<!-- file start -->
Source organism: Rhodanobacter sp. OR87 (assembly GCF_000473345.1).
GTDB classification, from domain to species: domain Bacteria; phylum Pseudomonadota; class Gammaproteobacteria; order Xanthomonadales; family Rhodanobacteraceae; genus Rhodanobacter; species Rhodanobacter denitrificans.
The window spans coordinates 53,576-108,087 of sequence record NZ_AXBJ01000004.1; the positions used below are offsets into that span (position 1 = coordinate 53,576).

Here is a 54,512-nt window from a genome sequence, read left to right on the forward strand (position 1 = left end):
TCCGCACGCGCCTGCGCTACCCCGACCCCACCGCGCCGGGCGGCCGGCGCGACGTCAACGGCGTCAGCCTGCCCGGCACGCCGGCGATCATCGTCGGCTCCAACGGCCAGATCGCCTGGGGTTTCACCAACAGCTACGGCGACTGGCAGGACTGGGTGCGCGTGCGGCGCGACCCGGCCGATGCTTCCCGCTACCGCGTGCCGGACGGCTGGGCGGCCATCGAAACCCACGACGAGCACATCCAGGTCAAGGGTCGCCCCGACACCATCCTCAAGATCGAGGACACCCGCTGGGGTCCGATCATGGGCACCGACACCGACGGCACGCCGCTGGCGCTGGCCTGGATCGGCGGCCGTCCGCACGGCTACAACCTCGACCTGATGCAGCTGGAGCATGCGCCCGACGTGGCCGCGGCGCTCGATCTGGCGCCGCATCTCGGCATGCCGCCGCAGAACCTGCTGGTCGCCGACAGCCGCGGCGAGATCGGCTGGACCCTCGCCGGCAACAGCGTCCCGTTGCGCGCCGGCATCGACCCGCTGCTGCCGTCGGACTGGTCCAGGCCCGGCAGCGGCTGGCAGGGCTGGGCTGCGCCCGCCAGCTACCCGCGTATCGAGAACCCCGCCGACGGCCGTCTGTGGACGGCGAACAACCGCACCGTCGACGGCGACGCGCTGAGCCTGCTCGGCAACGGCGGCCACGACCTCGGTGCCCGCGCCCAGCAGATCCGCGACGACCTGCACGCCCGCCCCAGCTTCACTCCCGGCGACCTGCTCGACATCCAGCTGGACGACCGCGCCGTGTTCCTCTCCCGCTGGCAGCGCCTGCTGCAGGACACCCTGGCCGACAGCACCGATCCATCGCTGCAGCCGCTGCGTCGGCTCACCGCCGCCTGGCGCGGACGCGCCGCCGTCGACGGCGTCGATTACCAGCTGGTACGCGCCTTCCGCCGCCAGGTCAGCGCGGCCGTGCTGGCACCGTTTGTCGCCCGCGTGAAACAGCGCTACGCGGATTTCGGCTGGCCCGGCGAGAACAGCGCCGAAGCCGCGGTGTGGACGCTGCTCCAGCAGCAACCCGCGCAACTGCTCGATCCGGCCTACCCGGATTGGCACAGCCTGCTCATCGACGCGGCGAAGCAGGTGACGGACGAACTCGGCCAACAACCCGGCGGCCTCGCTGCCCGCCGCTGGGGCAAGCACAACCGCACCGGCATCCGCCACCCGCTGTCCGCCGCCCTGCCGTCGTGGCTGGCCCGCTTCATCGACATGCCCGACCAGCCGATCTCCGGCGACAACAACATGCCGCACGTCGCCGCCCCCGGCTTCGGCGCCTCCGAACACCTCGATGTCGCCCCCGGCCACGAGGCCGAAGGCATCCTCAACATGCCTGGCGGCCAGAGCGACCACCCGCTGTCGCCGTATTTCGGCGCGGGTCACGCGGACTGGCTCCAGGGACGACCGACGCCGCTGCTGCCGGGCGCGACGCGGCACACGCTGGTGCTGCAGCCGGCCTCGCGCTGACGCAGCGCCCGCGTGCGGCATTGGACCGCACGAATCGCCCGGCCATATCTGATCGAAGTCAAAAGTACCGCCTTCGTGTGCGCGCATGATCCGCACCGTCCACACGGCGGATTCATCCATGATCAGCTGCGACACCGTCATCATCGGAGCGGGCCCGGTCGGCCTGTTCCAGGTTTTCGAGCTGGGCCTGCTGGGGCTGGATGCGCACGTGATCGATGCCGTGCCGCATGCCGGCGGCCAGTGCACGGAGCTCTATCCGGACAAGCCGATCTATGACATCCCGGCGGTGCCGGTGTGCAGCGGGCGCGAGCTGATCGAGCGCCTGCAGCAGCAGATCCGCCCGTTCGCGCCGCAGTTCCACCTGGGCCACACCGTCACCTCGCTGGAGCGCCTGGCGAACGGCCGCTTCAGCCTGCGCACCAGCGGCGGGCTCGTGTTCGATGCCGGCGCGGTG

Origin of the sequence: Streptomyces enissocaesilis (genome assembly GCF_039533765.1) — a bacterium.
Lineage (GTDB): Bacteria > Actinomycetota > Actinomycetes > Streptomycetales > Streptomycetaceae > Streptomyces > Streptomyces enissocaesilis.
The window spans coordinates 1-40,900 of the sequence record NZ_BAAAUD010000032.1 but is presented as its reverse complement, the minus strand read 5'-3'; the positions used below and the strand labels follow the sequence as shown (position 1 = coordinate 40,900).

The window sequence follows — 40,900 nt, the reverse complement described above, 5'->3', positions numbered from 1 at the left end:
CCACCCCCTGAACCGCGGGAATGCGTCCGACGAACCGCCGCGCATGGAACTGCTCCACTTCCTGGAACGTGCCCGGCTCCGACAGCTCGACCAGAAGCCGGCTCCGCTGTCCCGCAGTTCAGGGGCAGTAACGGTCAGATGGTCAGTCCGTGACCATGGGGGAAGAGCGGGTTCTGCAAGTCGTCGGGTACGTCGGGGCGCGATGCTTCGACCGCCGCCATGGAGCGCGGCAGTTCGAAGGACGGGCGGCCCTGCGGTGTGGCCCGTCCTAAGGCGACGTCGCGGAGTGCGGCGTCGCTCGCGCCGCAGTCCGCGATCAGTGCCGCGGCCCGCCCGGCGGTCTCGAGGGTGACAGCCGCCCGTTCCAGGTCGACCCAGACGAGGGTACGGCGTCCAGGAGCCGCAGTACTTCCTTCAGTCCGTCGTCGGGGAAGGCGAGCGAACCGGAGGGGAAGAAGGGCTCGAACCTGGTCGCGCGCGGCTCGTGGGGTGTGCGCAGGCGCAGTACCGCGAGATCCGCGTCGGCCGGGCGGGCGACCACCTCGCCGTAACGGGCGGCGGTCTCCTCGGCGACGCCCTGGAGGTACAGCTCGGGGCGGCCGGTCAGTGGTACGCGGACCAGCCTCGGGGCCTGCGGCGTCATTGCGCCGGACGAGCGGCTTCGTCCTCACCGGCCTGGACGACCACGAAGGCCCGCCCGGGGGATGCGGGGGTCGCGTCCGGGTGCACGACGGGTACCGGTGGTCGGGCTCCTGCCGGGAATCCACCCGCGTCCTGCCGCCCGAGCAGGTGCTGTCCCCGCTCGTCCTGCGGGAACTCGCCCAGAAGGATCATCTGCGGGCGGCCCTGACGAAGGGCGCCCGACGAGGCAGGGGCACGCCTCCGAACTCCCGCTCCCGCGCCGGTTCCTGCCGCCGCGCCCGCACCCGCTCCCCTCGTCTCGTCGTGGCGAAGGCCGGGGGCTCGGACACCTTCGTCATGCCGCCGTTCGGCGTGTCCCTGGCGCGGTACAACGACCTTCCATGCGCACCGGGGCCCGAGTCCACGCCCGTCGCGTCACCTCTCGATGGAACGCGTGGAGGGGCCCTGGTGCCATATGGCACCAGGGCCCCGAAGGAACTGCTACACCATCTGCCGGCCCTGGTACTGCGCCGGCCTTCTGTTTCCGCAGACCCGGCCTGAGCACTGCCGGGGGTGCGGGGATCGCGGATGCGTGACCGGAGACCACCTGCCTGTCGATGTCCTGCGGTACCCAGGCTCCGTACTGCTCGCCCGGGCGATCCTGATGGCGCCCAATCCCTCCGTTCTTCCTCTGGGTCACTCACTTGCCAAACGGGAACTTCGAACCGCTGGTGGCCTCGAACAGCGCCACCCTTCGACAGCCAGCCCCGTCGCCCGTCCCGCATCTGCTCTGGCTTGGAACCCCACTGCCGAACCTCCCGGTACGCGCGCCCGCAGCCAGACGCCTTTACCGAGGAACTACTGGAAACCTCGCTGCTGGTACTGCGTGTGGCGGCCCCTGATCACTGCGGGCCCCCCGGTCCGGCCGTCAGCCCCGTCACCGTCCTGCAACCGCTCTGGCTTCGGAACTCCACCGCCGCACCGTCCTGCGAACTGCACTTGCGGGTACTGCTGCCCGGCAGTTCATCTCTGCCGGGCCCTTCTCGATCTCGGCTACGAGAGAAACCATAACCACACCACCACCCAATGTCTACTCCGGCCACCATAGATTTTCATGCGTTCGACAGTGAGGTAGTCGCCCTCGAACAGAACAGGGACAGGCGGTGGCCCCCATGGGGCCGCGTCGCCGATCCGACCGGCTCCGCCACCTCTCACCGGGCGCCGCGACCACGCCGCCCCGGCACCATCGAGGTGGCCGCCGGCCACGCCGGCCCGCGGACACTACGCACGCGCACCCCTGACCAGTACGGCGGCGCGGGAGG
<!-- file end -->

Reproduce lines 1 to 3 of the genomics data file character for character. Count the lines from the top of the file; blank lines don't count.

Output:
Source organism: Rhodanobacter sp. OR87 (assembly GCF_000473345.1).
GTDB classification, from domain to species: domain Bacteria; phylum Pseudomonadota; class Gammaproteobacteria; order Xanthomonadales; family Rhodanobacteraceae; genus Rhodanobacter; species Rhodanobacter denitrificans.
The window spans coordinates 53,576-108,087 of sequence record NZ_AXBJ01000004.1; the positions used below are offsets into that span (position 1 = coordinate 53,576).